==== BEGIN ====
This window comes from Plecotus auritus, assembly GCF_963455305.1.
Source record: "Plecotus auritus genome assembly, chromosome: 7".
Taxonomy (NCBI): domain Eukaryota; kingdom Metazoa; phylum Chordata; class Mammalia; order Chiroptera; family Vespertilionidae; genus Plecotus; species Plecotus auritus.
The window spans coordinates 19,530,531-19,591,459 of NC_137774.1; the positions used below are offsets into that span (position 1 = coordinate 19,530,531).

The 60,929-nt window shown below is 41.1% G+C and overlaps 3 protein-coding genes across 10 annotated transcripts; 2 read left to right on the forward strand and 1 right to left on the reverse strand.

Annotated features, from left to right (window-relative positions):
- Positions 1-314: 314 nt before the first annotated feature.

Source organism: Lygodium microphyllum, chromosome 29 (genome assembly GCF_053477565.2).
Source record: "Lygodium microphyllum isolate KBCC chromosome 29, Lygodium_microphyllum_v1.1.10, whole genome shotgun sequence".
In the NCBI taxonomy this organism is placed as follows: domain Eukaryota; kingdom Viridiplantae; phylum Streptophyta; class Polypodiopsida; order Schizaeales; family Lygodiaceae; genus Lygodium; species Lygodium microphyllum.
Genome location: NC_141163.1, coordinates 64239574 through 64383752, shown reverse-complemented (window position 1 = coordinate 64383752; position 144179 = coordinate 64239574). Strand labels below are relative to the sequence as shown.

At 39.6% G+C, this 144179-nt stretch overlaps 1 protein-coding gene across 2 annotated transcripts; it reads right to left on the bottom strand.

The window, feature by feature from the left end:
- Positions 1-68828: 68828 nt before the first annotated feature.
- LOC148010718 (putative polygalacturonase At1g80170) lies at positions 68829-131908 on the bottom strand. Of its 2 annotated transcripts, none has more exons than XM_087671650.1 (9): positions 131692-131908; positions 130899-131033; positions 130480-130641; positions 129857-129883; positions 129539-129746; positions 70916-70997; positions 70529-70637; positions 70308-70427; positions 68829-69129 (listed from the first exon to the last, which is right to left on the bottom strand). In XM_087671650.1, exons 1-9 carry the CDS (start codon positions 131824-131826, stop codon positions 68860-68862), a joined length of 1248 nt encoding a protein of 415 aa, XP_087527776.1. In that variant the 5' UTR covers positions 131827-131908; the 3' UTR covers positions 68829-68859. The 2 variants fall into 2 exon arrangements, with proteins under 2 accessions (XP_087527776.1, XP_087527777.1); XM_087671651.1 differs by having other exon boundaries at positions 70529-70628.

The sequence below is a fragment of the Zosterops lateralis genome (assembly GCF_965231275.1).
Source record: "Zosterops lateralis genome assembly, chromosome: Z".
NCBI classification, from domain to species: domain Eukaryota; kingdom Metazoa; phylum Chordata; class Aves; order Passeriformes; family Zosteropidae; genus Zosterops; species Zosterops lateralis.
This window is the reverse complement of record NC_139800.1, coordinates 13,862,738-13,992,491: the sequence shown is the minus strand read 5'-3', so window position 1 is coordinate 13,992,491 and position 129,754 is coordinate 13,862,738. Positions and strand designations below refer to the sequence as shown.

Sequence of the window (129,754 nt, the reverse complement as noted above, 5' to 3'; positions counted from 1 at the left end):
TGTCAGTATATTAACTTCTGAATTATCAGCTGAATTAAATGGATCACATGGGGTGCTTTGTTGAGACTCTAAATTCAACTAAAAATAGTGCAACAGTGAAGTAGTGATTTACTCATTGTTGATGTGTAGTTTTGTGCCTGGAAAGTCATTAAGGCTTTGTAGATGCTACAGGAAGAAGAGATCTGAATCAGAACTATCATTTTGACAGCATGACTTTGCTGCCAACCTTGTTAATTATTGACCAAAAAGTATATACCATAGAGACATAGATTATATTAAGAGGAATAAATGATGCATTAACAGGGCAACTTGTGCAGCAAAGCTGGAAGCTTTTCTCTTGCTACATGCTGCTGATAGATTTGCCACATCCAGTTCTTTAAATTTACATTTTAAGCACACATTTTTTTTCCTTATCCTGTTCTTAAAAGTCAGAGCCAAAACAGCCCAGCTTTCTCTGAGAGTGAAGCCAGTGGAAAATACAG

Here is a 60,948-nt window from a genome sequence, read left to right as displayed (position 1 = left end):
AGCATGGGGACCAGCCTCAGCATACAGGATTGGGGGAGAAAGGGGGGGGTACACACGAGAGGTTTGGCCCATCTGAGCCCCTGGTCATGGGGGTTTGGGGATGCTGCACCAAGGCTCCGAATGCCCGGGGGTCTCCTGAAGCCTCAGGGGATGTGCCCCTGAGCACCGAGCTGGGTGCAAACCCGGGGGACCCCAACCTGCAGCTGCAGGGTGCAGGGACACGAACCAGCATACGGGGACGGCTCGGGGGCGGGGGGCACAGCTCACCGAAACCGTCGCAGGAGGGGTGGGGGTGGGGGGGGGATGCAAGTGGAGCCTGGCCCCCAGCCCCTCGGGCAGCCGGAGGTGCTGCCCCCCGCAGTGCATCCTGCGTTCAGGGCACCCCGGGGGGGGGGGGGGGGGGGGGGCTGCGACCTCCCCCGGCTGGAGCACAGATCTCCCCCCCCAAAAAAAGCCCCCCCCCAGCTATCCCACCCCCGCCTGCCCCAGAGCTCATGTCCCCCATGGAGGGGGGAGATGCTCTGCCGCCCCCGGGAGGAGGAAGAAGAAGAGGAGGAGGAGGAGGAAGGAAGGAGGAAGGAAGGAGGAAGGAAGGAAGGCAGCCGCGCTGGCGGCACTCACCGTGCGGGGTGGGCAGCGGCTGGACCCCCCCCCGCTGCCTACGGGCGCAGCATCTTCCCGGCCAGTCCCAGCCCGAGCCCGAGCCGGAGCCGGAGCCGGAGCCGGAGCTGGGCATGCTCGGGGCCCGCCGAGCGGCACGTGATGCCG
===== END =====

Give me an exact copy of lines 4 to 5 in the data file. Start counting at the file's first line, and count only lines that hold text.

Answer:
The window spans coordinates 19,530,531-19,591,459 of NC_137774.1; the positions used below are offsets into that span (position 1 = coordinate 19,530,531).

The 60,929-nt window shown below is 41.1% G+C and overlaps 3 protein-coding genes across 10 annotated transcripts; 2 read left to right on the forward strand and 1 right to left on the reverse strand.